My son Aaron is also heavy on my mind.  Friday was his birthday, and once again he is in jail on his birthday.  His addictions have him gripped tightly.  He took a plea on a recent charge and has decided to go to prison.  And I'm sad, but not because he's going.  I've very relieved and grateful to God that God saved his life and is providing a way to break the addiction's grip.  I'm relieved he will be in a place which will make it a lot harder to put himself in harm's way.  I'm not naive to the fact that there are a lot of drugs in prison, but there is still hope he can leave that life behind and learn better coping strategies for that which pains him.  I have placed my trust in God as far as my son goes -- no one else but God can handle the mess he's made of his life.  I've talked to Aaron and his mood is good, he is ready to change, he is embracing God's role in his life, and he is committed to change.  As long as he doesn't fight God's way, I know all will be well.  I'm only sad because I hate that it took THIS MUCH damage to get his attention.  And I will miss him.  It will be a while until I can go visit him.

The longer I am here in Minnesota, the more it feels like there is so much LIFE happening around me!  And I'm here, just waiting for my life/health to get stable enough to go home and go ON with my life.  Yet I'm excited, because I keep learning more about myself and because I keep developing my relationship with God, and because I keep finding more positive ways to view situations.  It's something new and wonderful every day.  I'm hoping that because I'm feeling better and starting to need less sleep I will be able to blog more.  There's just something special I learn every day and I want to remember these moments, highlight these moments, create reminders for myself of how God works in my life.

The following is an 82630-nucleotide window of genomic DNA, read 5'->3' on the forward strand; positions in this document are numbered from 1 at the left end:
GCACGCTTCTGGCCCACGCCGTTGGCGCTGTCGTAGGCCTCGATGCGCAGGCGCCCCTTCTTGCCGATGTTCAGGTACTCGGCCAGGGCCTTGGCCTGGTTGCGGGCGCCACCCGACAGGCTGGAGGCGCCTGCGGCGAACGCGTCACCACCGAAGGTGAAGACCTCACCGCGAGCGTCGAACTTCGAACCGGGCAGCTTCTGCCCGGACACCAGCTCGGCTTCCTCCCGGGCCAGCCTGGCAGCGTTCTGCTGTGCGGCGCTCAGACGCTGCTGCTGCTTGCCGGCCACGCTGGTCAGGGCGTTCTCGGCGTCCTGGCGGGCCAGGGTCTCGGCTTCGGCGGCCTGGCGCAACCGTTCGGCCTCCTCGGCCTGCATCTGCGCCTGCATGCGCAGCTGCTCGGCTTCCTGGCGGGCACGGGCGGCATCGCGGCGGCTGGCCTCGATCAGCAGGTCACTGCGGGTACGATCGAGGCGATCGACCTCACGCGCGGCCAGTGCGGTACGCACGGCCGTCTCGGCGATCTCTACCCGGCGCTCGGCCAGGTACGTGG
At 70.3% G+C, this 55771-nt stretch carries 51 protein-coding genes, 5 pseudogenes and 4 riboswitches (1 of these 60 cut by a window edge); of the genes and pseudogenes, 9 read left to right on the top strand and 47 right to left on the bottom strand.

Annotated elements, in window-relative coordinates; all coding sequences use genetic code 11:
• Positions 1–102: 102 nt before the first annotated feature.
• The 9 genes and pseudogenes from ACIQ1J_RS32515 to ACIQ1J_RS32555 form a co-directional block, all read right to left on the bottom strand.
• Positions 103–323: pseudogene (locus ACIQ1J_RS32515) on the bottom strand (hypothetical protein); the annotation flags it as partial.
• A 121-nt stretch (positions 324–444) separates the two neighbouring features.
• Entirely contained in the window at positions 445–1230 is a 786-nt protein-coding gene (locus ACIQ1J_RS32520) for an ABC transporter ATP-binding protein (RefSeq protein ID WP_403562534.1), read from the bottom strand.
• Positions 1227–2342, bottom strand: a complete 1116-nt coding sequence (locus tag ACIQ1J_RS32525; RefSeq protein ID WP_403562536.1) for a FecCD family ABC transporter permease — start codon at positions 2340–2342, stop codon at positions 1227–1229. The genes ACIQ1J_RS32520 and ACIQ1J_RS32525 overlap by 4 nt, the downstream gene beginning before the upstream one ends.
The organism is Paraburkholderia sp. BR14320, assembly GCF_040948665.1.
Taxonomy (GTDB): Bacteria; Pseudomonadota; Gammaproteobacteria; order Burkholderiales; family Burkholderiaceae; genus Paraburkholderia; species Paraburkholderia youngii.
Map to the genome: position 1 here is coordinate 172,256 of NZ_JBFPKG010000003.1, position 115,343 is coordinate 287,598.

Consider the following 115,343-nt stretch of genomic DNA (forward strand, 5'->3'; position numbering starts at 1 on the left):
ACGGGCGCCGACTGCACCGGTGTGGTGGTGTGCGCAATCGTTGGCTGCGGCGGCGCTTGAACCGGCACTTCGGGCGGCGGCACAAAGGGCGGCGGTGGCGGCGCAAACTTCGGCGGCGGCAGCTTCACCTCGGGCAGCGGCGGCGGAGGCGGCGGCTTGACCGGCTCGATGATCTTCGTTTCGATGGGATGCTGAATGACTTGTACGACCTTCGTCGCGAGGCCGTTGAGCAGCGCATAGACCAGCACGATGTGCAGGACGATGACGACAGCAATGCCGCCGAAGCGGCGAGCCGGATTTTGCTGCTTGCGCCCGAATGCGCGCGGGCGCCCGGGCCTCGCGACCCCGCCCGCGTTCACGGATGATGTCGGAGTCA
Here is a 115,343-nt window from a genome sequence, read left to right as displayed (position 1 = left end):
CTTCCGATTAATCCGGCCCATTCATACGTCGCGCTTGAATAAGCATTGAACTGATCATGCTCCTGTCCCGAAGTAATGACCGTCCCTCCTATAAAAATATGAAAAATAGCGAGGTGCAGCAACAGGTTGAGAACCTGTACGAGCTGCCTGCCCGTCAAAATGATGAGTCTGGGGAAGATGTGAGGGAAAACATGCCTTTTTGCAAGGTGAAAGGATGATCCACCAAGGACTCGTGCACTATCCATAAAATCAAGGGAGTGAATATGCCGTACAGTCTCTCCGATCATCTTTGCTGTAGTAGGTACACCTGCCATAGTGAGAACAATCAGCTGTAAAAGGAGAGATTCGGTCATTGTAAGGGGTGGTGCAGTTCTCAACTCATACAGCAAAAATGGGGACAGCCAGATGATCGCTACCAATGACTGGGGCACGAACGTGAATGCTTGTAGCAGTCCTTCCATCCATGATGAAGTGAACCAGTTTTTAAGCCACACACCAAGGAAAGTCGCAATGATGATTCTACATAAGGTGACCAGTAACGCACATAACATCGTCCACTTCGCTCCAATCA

I want to do more.  I want to help more.  I want to be part of spreading knowledge of God.  Right now I feel like I'm just a taker, taker, taker, not enough giving!  I'll be glad when I feel like I'm doing enough for others!  Be happy, all.  You are blessed if you just take time to notice.  AMEN!! 

Journal entry by Corrine O'Day Hanan

A snippet of yesterday is lingering with me this morning.  Which, by the way, is Day 33 post-transplant!  Yesterday was my third day walking to appointments using my walker instead of having a wheelchair escort.  (Yes, I am WAY into celebrating the little things.)  I'm still pretty shaky, and slow, but just keep reminding myself that "slow and steady marks the course."  

So Scott and I are traversing this very long hall, and people keep going around me.  I jokingly said, "it always feels like I'm going pretty fast until people start passing me!"  It is this moment in time that is with me this morning.

I was thinking about how important perspective is.  How important it is to view events in our lives through God's lens.  I could view my situation completely different than it is, if I looked at it without my "God is in charge" lenses.  I am 33 days post-transplant.  I have been in the hospital 10 days of that time.  I have this rash on my body that itches like crazy 24/7.  I can't see.  I have tremors, which get so severe sometimes I can't hold my body still.  My stomach hurts, I can't eat properly, and every time I turn around I need blood or platelets or magnesium.